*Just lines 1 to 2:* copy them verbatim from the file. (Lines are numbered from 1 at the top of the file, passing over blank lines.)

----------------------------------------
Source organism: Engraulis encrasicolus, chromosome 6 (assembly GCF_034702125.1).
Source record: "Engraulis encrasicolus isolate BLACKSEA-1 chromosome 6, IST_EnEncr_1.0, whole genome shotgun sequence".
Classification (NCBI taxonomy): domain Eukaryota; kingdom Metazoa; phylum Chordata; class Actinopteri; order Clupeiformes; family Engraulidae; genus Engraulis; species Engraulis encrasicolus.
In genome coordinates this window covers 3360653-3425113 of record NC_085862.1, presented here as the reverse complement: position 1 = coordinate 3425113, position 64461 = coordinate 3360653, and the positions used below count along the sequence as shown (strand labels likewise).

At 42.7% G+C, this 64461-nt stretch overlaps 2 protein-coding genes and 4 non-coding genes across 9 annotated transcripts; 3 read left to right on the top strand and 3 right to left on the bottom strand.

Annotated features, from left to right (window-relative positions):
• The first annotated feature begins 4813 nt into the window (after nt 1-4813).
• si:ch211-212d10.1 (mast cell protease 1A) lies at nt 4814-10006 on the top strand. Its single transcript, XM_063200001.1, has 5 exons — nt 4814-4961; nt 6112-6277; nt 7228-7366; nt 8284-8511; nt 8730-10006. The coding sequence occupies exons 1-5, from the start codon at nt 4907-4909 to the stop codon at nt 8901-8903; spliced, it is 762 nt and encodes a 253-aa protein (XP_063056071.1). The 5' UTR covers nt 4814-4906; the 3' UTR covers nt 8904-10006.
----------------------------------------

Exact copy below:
Source organism: Engraulis encrasicolus, chromosome 6 (assembly GCF_034702125.1).
Source record: "Engraulis encrasicolus isolate BLACKSEA-1 chromosome 6, IST_EnEncr_1.0, whole genome shotgun sequence".